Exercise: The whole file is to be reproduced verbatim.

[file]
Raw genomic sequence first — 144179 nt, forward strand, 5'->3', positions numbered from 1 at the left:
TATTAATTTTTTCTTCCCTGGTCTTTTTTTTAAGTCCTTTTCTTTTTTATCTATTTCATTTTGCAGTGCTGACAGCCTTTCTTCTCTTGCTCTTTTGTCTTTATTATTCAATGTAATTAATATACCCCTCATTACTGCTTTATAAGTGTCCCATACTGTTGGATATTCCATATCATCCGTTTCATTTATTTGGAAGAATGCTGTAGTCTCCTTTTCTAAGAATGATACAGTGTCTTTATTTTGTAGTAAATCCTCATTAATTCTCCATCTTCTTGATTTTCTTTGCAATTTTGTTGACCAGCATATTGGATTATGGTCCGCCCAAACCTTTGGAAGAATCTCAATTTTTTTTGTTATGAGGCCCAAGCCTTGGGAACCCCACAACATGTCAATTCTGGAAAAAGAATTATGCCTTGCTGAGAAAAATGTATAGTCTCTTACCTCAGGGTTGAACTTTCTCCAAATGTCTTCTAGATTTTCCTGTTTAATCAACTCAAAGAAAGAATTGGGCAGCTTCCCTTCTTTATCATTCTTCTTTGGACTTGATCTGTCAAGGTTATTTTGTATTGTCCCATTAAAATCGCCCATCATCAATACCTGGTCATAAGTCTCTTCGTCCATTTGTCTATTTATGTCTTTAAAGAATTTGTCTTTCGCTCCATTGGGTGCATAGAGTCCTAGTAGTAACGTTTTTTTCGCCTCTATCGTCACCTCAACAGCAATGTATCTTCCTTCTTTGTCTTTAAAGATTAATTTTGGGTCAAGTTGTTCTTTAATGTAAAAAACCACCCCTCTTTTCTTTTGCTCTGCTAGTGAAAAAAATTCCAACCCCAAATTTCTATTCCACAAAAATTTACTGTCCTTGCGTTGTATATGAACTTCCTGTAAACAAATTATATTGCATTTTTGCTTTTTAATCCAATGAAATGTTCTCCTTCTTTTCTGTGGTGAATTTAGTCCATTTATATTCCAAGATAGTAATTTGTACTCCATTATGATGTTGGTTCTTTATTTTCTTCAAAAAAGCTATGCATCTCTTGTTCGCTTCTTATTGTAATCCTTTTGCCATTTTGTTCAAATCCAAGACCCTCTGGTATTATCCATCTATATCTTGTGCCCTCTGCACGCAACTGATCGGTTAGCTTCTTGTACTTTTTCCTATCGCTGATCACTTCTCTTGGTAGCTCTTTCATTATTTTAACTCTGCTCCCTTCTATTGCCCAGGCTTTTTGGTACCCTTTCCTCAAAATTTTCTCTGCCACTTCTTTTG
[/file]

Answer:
Raw genomic sequence first — 144179 nt, forward strand, 5'->3', positions numbered from 1 at the left:
TATTAATTTTTTCTTCCCTGGTCTTTTTTTTAAGTCCTTTTCTTTTTTATCTATTTCATTTTGCAGTGCTGACAGCCTTTCTTCTCTTGCTCTTTTGTCTTTATTATTCAATGTAATTAATATACCCCTCATTACTGCTTTATAAGTGTCCCATACTGTTGGATATTCCATATCATCCGTTTCATTTATTTGGAAGAATGCTGTAGTCTCCTTTTCTAAGAATGATACAGTGTCTTTATTTTGTAGTAAATCCTCATTAATTCTCCATCTTCTTGATTTTCTTTGCAATTTTGTTGACCAGCATATTGGATTATGGTCCGCCCAAACCTTTGGAAGAATCTCAATTTTTTTTGTTATGAGGCCCAAGCCTTGGGAACCCCACAACATGTCAATTCTGGAAAAAGAATTATGCCTTGCTGAGAAAAATGTATAGTCTCTTACCTCAGGGTTGAACTTTCTCCAAATGTCTTCTAGATTTTCCTGTTTAATCAACTCAAAGAAAGAATTGGGCAGCTTCCCTTCTTTATCATTCTTCTTTGGACTTGATCTGTCAAGGTTATTTTGTATTGTCCCATTAAAATCGCCCATCATCAATACCTGGTCATAAGTCTCTTCGTCCATTTGTCTATTTATGTCTTTAAAGAATTTGTCTTTCGCTCCATTGGGTGCATAGAGTCCTAGTAGTAACGTTTTTTTCGCCTCTATCGTCACCTCAACAGCAATGTATCTTCCTTCTTTGTCTTTAAAGATTAATTTTGGGTCAAGTTGTTCTTTAATGTAAAAAACCACCCCTCTTTTCTTTTGCTCTGCTAGTGAAAAAAATTCCAACCCCAAATTTCTATTCCACAAAAATTTACTGTCCTTGCGTTGTATATGAACTTCCTGTAAACAAATTATATTGCATTTTTGCTTTTTAATCCAATGAAATGTTCTCCTTCTTTTCTGTGGTGAATTTAGTCCATTTATATTCCAAGATAGTAATTTGTACTCCATTATGATGTTGGTTCTTTATTTTCTTCAAAAAAGCTATGCATCTCTTGTTCGCTTCTTATTGTAATCCTTTTGCCATTTTGTTCAAATCCAAGACCCTCTGGTATTATCCATCTATATCTTGTGCCCTCTGCACGCAACTGATCGGTTAGCTTCTTGTACTTTTTCCTATCGCTGATCACTTCTCTTGGTAGCTCTTTCATTATTTTAACTCTGCTCCCTTCTATTGCCCAGGCTTTTTGGTACCCTTTCCTCAAAATTTTCTCTGCCACTTCTTTTG